GluN3A expression modulates the assembly of synaptic GIT1/mTORC1 complexes

A leading candidate is the multifunctional adaptor GIT1. GIT1 is enriched in postsynaptic compartments and binds the 33 amino acids of the GluN3A C-terminus that we show above are required for mTORC1 inhibition (Fiuza et al., 2013). Although best known for its role in actin signaling (Zhang et al., 2003), GIT1 has been detected in mTOR immunoprecipitates from mouse astrocytes by mass spectrometry (Smithson and Gutmann, 2016) though a function for this association could not be established. Using reciprocal immunoprecipitation with GIT1 and mTOR antibodies, we isolated GIT1/mTOR complexes from lysates of microdissected hippocampal (Figure 5A) and cortical (not shown) tissue. We chose detergent conditions that preserve mTOR interactions with Raptor and Rictor (0.3% CHAPS) to further characterize the composition of the complex, and were able to identify Raptor (but not the mTORC2 component Rictor) in GIT1 immunoprecipitates. The mTOR antibody pulled down both, validating our assay conditions (Figure 5A). The GIT1-binding protein and Rac1 activator βPIX was also pulled down by the mTOR antibody while the control presynaptic protein synaptophysin was not (Figure 5A). We additionally detected phosphorylated mTOR at Ser2448 in GIT1 immunoprecipitates, demonstrating GIT1/mTORC1 complex functionality (Figure 5B).

GIT1/mechanistic target of rapamycin (mTOR)/Raptor complexes couple synaptic activation to mTORC1-dependent protein synthesis.

(A, B) Protein extracts from P16 mouse hippocampus were solubilized with 0.3 % CHAPS buffer, incubated with antibodies against mTOR or GIT1 (IP), and immunoprecipitated proteins analysed by immunoblot (IB). Input: 10 % of lysate used for immunoprecipitation. IgG−: no antibody control. A cartoon of the interactions and regulation by activity (see panel D) is shown. (C) Representative images of proximity ligation assay for rat mTOR: GIT1 (magenta) in days in vitro (DIV) 17 rat hippocampal neurons transfected with GFP (green) to visualize dendritic morphology (scale bar, 5 μm). High magnification examples of spines and dendrites (scale bars, 0.5 and 1 μm) are shown. As negative control, only mTOR primary antibody was used. (D, E) Rat cortical neurons stimulated with BDNF or bicuculline were solubilized with 0.3 % CHAPS and incubated with GIT1 antibody (IP). Representative immunoblots (D) and quantification of mTOR phosphorylation in GIT1 immunoprecipitates (E) are shown (n = 3–6 from three independent cultures; *p < 0.05, # = 0.06, two-tailed unpaired t-test). (F–H) Primary mouse cortical neurons were infected with lentiviruses expressing GFP or GFP-shGIT1 on DIV7. mTOR responses to BDNF (F, G) and puromycin incorporation (H) in the presence or absence of 100 nM rapamycin were analyzed at DIV14. Quantification of phosphorylated S6K and S6 and Arc induction (#pS6K: p = 0.13, #pS6: p = 0.05, two-tailed paired; ***p < 0.001, two-way analysis of variance [ANOVA] followed by Tukey’s test) (G) and puromycin levels normalized to Ponceau S (n = 5–7 from four independent cultures, **p < 0.01, two-way ANOVA followed by Tukey’s test) (H) are shown.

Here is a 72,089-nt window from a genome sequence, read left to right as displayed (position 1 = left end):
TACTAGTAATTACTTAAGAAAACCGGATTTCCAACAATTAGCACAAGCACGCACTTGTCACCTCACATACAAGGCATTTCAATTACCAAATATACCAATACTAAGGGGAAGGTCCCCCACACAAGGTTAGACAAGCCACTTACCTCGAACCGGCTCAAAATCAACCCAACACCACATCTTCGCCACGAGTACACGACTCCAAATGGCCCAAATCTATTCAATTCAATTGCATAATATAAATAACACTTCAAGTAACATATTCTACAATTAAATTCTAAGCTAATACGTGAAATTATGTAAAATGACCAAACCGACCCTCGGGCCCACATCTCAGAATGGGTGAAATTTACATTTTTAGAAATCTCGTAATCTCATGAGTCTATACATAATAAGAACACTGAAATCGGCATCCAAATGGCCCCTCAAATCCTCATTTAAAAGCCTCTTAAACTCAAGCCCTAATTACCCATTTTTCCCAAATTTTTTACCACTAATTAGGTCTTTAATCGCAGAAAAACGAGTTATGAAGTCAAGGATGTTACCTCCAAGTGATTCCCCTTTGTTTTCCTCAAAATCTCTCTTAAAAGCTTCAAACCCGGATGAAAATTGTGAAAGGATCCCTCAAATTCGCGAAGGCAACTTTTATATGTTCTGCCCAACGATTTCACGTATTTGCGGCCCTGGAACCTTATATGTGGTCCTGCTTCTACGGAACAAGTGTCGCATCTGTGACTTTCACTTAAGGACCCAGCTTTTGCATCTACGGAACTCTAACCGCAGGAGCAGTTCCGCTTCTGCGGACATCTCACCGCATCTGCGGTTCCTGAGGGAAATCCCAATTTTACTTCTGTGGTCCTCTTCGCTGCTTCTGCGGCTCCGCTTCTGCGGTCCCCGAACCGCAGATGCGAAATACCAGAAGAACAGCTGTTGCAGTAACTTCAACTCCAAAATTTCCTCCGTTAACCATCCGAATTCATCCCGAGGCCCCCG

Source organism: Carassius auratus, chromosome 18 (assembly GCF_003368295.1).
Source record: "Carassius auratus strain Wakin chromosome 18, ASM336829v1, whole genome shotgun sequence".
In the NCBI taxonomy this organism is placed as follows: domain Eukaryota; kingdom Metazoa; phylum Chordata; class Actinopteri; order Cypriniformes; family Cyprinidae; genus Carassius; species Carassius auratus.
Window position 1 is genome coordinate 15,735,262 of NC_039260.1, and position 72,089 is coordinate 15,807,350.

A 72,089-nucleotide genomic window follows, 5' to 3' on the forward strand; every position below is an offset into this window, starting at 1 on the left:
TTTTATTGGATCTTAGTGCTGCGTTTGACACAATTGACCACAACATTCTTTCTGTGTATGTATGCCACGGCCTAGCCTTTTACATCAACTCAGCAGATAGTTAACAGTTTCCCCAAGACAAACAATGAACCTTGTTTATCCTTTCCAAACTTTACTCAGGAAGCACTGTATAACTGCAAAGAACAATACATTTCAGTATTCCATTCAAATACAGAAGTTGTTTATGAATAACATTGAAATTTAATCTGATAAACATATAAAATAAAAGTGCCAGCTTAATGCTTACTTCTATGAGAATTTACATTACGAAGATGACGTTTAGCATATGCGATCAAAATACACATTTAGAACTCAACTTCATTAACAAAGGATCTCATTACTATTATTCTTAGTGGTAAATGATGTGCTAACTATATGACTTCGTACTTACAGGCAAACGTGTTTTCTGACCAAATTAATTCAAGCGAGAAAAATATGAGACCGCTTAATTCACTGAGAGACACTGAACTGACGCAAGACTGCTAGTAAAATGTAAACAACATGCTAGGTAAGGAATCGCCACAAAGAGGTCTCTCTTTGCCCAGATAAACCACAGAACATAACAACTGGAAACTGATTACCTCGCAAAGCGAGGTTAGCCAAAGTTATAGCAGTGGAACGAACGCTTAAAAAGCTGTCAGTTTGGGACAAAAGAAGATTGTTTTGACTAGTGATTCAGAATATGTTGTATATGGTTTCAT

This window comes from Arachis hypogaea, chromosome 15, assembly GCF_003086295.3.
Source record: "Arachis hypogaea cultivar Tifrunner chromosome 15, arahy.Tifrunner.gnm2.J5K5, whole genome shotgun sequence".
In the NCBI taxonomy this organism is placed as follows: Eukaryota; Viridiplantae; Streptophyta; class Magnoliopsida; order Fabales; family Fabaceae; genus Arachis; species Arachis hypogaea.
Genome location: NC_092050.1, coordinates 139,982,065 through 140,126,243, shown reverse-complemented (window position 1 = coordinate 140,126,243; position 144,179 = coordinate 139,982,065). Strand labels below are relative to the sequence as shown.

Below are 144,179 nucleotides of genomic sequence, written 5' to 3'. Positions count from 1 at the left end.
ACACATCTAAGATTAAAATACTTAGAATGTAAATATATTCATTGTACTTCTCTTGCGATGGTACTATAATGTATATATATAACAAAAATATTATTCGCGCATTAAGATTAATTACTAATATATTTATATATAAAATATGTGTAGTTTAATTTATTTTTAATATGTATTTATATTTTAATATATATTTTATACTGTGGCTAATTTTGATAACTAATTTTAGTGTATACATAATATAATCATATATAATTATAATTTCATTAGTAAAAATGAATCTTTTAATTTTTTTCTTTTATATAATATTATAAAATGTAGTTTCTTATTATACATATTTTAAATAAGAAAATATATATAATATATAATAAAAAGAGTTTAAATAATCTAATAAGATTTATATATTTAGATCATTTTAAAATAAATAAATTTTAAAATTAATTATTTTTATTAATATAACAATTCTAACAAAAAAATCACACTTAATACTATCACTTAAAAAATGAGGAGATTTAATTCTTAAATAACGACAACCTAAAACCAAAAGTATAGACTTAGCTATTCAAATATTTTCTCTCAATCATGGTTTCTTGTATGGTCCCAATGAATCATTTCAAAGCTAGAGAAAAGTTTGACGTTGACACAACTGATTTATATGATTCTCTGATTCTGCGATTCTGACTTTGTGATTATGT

Figure 5—source data 1

Coimmunoprecipitation assays of GIT1 with mechanistic target of rapamycin (mTOR), Raptor, and Rictor in P16 mouse hippocampus.

https://cdn.elifesciences.org/articles/71575/elife-71575-fig5-data1-v2.zip
Figure 5—source data 2

Coimmunoprecipitation of GIT1 with phosphorylated mechanistic target of rapamycin (mTOR) in Ser2448 in P16 mouse hippocampus.

https://cdn.elifesciences.org/articles/71575/elife-71575-fig5-data2-v2.zip
Figure 5—source data 3

Coimmunoprecipitaion of GIT1 and phosphorylated mechanistic target of rapamycin (mTOR) in days in vitro (DIV) 17 hippocampal neurons after bicuculline and BDNF treatment.

https://cdn.elifesciences.org/articles/71575/elife-71575-fig5-data3-v2.zip
Figure 5—source data 4